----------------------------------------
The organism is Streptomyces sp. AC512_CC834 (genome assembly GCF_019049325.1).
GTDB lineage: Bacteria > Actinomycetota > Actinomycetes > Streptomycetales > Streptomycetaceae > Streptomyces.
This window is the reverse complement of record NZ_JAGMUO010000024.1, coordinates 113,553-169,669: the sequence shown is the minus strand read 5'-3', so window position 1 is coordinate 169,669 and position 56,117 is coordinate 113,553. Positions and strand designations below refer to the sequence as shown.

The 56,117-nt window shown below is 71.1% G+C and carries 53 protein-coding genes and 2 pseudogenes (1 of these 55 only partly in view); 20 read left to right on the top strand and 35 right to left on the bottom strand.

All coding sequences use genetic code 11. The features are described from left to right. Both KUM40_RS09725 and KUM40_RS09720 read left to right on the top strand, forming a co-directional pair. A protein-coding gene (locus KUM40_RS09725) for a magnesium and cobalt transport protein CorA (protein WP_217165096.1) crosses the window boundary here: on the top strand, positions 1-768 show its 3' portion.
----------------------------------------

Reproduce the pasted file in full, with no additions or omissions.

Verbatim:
The organism is Streptomyces sp. AC512_CC834 (genome assembly GCF_019049325.1).
GTDB lineage: Bacteria > Actinomycetota > Actinomycetes > Streptomycetales > Streptomycetaceae > Streptomyces.
This window is the reverse complement of record NZ_JAGMUO010000024.1, coordinates 113,553-169,669: the sequence shown is the minus strand read 5'-3', so window position 1 is coordinate 169,669 and position 56,117 is coordinate 113,553. Positions and strand designations below refer to the sequence as shown.

The 56,117-nt window shown below is 71.1% G+C and carries 53 protein-coding genes and 2 pseudogenes (1 of these 55 only partly in view); 20 read left to right on the top strand and 35 right to left on the bottom strand.

All coding sequences use genetic code 11. The features are described from left to right. Both KUM40_RS09725 and KUM40_RS09720 read left to right on the top strand, forming a co-directional pair. A protein-coding gene (locus KUM40_RS09725) for a magnesium and cobalt transport protein CorA (protein WP_217165096.1) crosses the window boundary here: on the top strand, positions 1-768 show its 3' portion.